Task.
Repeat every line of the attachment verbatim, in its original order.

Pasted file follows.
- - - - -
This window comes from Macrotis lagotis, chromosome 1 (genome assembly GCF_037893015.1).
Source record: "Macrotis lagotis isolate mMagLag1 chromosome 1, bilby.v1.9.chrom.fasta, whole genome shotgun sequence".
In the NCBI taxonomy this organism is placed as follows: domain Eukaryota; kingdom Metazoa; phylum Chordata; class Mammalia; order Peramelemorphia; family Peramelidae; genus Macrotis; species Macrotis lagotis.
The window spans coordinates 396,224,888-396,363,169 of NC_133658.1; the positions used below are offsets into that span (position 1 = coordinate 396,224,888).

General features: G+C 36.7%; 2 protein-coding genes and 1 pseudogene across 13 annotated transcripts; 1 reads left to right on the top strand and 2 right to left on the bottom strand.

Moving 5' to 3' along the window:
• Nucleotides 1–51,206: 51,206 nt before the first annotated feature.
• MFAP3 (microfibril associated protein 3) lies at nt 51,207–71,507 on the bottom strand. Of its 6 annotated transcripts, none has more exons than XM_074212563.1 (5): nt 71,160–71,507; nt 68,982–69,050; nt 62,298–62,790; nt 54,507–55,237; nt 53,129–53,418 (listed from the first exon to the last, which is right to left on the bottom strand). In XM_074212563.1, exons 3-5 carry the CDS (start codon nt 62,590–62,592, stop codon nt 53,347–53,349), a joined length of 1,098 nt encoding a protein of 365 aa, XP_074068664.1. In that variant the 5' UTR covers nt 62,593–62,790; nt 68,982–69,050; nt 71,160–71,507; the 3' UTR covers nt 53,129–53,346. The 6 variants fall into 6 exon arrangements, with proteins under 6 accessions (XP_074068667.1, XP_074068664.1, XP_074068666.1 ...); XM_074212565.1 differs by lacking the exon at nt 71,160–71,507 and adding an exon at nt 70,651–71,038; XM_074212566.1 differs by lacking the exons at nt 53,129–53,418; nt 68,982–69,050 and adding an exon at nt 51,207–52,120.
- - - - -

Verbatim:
This window comes from Macrotis lagotis, chromosome 1 (genome assembly GCF_037893015.1).
Source record: "Macrotis lagotis isolate mMagLag1 chromosome 1, bilby.v1.9.chrom.fasta, whole genome shotgun sequence".
In the NCBI taxonomy this organism is placed as follows: domain Eukaryota; kingdom Metazoa; phylum Chordata; class Mammalia; order Peramelemorphia; family Peramelidae; genus Macrotis; species Macrotis lagotis.
The window spans coordinates 396,224,888-396,363,169 of NC_133658.1; the positions used below are offsets into that span (position 1 = coordinate 396,224,888).

General features: G+C 36.7%; 2 protein-coding genes and 1 pseudogene across 13 annotated transcripts; 1 reads left to right on the top strand and 2 right to left on the bottom strand.

Moving 5' to 3' along the window:
• Nucleotides 1–51,206: 51,206 nt before the first annotated feature.
• MFAP3 (microfibril associated protein 3) lies at nt 51,207–71,507 on the bottom strand. Of its 6 annotated transcripts, none has more exons than XM_074212563.1 (5): nt 71,160–71,507; nt 68,982–69,050; nt 62,298–62,790; nt 54,507–55,237; nt 53,129–53,418 (listed from the first exon to the last, which is right to left on the bottom strand). In XM_074212563.1, exons 3-5 carry the CDS (start codon nt 62,590–62,592, stop codon nt 53,347–53,349), a joined length of 1,098 nt encoding a protein of 365 aa, XP_074068664.1. In that variant the 5' UTR covers nt 62,593–62,790; nt 68,982–69,050; nt 71,160–71,507; the 3' UTR covers nt 53,129–53,346. The 6 variants fall into 6 exon arrangements, with proteins under 6 accessions (XP_074068667.1, XP_074068664.1, XP_074068666.1 ...); XM_074212565.1 differs by lacking the exon at nt 71,160–71,507 and adding an exon at nt 70,651–71,038; XM_074212566.1 differs by lacking the exons at nt 53,129–53,418; nt 68,982–69,050 and adding an exon at nt 51,207–52,120.